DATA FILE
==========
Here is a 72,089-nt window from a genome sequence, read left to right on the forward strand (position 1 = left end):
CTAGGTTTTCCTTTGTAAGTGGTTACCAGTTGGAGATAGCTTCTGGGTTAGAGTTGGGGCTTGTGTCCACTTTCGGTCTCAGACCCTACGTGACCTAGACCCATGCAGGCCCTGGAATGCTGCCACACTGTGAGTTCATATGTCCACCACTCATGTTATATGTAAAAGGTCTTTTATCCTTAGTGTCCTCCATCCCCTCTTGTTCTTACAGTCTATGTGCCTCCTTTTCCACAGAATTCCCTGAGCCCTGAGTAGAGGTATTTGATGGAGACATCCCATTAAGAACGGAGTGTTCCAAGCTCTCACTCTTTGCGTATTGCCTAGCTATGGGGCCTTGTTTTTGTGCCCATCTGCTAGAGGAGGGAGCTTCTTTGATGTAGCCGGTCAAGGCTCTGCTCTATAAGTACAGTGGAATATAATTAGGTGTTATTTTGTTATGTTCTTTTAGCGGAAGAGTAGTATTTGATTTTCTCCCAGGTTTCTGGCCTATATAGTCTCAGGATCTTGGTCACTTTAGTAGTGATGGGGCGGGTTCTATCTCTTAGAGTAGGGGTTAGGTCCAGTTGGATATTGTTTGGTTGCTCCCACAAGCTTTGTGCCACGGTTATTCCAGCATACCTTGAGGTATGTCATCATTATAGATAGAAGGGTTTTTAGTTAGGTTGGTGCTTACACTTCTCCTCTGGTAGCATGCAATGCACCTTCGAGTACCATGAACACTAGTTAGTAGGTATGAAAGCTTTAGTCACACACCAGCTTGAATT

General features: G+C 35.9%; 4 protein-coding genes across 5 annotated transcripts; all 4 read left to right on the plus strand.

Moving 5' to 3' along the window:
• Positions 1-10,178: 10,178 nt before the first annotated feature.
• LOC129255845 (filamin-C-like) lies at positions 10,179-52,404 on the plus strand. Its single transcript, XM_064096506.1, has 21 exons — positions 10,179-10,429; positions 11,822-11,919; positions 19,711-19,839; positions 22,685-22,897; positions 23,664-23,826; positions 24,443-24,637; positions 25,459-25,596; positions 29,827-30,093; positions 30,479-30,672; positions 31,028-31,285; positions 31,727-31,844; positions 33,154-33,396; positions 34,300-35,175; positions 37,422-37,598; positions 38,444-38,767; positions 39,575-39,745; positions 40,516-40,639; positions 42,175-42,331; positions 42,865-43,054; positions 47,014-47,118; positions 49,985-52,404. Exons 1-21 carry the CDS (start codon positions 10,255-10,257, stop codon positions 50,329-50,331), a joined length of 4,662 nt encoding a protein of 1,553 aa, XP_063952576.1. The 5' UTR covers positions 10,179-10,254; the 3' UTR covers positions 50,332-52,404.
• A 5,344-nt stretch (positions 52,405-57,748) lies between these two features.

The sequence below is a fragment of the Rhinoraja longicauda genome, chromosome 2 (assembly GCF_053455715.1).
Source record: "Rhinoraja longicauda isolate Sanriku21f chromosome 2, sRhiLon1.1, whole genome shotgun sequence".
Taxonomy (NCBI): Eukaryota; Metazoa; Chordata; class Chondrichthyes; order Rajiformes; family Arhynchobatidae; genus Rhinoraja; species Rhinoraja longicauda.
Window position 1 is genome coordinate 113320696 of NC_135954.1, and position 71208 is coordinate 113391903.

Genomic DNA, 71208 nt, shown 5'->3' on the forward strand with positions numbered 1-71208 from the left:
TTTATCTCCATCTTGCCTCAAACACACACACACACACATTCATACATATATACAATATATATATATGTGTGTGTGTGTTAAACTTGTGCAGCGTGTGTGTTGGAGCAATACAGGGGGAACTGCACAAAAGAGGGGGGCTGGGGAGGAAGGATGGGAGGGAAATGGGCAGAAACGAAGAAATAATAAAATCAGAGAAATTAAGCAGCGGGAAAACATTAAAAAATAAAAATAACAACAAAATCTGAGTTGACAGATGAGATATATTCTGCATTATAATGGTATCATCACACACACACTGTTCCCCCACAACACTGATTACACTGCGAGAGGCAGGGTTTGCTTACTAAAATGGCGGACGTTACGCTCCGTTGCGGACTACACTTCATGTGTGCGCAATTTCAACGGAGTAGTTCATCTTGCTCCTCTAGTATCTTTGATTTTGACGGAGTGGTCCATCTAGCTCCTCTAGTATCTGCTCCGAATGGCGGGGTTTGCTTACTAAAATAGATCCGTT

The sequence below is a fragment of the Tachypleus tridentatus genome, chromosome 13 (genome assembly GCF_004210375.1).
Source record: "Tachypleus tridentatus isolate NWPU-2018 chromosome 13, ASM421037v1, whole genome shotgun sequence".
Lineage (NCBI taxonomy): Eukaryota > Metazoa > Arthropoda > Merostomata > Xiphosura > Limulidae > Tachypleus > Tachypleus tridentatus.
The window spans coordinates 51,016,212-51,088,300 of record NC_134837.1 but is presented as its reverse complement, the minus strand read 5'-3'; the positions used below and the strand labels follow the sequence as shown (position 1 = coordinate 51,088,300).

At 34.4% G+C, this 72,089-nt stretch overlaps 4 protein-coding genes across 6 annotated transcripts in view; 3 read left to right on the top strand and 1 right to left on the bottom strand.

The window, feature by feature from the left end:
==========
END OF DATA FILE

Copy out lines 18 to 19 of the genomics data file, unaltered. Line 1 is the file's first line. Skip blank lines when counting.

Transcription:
At 34.4% G+C, this 72,089-nt stretch overlaps 4 protein-coding genes across 6 annotated transcripts in view; 3 read left to right on the top strand and 1 right to left on the bottom strand.

The window, feature by feature from the left end: